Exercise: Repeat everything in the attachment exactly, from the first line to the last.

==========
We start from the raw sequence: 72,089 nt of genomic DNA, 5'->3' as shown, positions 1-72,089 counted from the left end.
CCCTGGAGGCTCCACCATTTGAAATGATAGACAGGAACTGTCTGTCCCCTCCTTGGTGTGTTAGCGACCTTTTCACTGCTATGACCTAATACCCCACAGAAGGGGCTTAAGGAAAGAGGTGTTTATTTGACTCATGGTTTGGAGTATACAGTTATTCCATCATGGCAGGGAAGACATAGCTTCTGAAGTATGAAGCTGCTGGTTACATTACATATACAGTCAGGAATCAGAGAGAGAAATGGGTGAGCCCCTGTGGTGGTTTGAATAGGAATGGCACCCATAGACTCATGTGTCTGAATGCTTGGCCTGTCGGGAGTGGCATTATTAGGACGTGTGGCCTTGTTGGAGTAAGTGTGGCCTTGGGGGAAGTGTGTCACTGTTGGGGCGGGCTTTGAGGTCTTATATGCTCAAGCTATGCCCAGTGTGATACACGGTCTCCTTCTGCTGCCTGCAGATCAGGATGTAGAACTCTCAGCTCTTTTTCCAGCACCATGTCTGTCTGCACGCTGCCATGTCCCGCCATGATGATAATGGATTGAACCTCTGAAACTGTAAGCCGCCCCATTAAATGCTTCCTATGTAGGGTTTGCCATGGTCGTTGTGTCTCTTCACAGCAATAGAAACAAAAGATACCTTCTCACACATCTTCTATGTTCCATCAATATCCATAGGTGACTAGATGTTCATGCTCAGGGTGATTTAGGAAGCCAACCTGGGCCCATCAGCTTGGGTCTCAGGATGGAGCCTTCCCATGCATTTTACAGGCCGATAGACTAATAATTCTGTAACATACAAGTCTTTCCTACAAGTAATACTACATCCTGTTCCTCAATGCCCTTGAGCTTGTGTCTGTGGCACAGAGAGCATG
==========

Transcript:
We start from the raw sequence: 72,089 nt of genomic DNA, 5'->3' as shown, positions 1-72,089 counted from the left end.
CCCTGGAGGCTCCACCATTTGAAATGATAGACAGGAACTGTCTGTCCCCTCCTTGGTGTGTTAGCGACCTTTTCACTGCTATGACCTAATACCCCACAGAAGGGGCTTAAGGAAAGAGGTGTTTATTTGACTCATGGTTTGGAGTATACAGTTATTCCATCATGGCAGGGAAGACATAGCTTCTGAAGTATGAAGCTGCTGGTTACATTACATATACAGTCAGGAATCAGAGAGAGAAATGGGTGAGCCCCTGTGGTGGTTTGAATAGGAATGGCACCCATAGACTCATGTGTCTGAATGCTTGGCCTGTCGGGAGTGGCATTATTAGGACGTGTGGCCTTGTTGGAGTAAGTGTGGCCTTGGGGGAAGTGTGTCACTGTTGGGGCGGGCTTTGAGGTCTTATATGCTCAAGCTATGCCCAGTGTGATACACGGTCTCCTTCTGCTGCCTGCAGATCAGGATGTAGAACTCTCAGCTCTTTTTCCAGCACCATGTCTGTCTGCACGCTGCCATGTCCCGCCATGATGATAATGGATTGAACCTCTGAAACTGTAAGCCGCCCCATTAAATGCTTCCTATGTAGGGTTTGCCATGGTCGTTGTGTCTCTTCACAGCAATAGAAACAAAAGATACCTTCTCACACATCTTCTATGTTCCATCAATATCCATAGGTGACTAGATGTTCATGCTCAGGGTGATTTAGGAAGCCAACCTGGGCCCATCAGCTTGGGTCTCAGGATGGAGCCTTCCCATGCATTTTACAGGCCGATAGACTAATAATTCTGTAACATACAAGTCTTTCCTACAAGTAATACTACATCCTGTTCCTCAATGCCCTTGAGCTTGTGTCTGTGGCACAGAGAGCATG